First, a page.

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April 1963

Contusion Angle Deformity and GlaucomaGonioscopic Observations and Clinical Course

Author Affiliations

Washington, D.C.

Arch Ophthalmol. 1963;69(4):455-467. doi:10.1001/archopht.1963.00960040461007

Introduction  The value of gonioscopy in the management of traumatic lesions of the anterior chamber angle has been stressed by Troncoso,1 Thorpe,2 and Scheie.3 It is invaluable in recognizing peripheral anterior synechiae, occult hemorrages, exudates, small iridodialyses, peripheral iridoschises, cyclodialyses, and minute foreign bodies lodged in the recesses of the filtration angle.In the past several years, the author has made a routine practice of gonioscoping all eyes which had received blunt trauma. It is the purpose of this paper to describe the gonioscopic appearance of a characteristic defect of the anterior chamber angle noted during these observations, and to report the clinical course of a relatively unknown type of monocular glaucoma with which it may or may not be associated.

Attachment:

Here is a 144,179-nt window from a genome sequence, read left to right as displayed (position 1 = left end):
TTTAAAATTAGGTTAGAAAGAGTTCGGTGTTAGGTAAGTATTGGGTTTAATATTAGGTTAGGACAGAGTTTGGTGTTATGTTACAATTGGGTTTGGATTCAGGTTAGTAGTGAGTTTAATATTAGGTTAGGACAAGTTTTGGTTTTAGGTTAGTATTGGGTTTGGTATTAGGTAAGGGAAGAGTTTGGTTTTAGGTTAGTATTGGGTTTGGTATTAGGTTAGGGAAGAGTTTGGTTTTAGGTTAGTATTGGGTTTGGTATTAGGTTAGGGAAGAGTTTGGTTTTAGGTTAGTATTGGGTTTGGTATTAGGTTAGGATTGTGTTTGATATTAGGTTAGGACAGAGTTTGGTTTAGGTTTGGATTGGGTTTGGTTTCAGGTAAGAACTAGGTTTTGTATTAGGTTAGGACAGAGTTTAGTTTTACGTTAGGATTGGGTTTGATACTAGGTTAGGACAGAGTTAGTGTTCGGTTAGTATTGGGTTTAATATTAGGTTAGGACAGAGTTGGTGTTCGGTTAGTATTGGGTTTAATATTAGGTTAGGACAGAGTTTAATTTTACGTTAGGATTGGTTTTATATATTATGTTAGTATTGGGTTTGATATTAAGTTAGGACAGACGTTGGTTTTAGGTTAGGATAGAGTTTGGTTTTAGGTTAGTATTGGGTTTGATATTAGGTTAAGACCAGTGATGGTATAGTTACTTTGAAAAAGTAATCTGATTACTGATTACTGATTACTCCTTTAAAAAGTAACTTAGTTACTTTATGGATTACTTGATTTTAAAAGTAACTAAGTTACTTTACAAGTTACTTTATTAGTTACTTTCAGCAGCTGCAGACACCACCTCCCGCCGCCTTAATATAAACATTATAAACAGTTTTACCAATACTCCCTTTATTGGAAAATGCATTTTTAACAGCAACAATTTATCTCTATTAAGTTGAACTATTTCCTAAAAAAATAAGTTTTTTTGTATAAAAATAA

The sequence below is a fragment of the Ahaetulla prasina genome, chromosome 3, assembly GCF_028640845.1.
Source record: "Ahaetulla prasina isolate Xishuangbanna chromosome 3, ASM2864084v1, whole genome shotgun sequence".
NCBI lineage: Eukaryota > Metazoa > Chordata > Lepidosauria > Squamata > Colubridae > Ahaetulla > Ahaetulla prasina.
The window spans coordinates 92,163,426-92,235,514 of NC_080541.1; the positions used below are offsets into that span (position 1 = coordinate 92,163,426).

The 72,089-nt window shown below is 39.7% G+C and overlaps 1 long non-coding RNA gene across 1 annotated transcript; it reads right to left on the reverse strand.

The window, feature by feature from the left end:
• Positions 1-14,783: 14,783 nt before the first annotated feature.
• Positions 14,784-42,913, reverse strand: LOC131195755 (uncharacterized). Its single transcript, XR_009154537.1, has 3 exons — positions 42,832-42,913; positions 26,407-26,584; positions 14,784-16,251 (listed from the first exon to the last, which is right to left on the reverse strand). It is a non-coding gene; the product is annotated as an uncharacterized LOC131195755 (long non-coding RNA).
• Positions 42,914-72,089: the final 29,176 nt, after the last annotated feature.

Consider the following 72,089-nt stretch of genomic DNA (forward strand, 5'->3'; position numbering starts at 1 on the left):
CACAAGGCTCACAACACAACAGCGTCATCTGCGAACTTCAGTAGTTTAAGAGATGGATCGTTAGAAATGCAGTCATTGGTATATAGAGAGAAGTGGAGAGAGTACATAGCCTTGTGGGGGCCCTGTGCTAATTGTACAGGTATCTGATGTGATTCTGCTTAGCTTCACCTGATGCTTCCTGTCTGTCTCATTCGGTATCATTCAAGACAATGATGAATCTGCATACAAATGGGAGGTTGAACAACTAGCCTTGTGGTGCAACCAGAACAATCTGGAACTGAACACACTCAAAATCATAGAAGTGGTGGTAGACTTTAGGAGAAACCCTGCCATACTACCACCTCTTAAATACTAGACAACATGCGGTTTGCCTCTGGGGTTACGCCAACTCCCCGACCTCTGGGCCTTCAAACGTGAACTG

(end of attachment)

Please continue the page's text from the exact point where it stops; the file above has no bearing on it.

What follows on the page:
Contusion Angle Deformity  The deformity is characterized by an increased depth of the anterior chamber which is often measurable by slit-lamp examination (Fig. 1). Gonioscopy reveals

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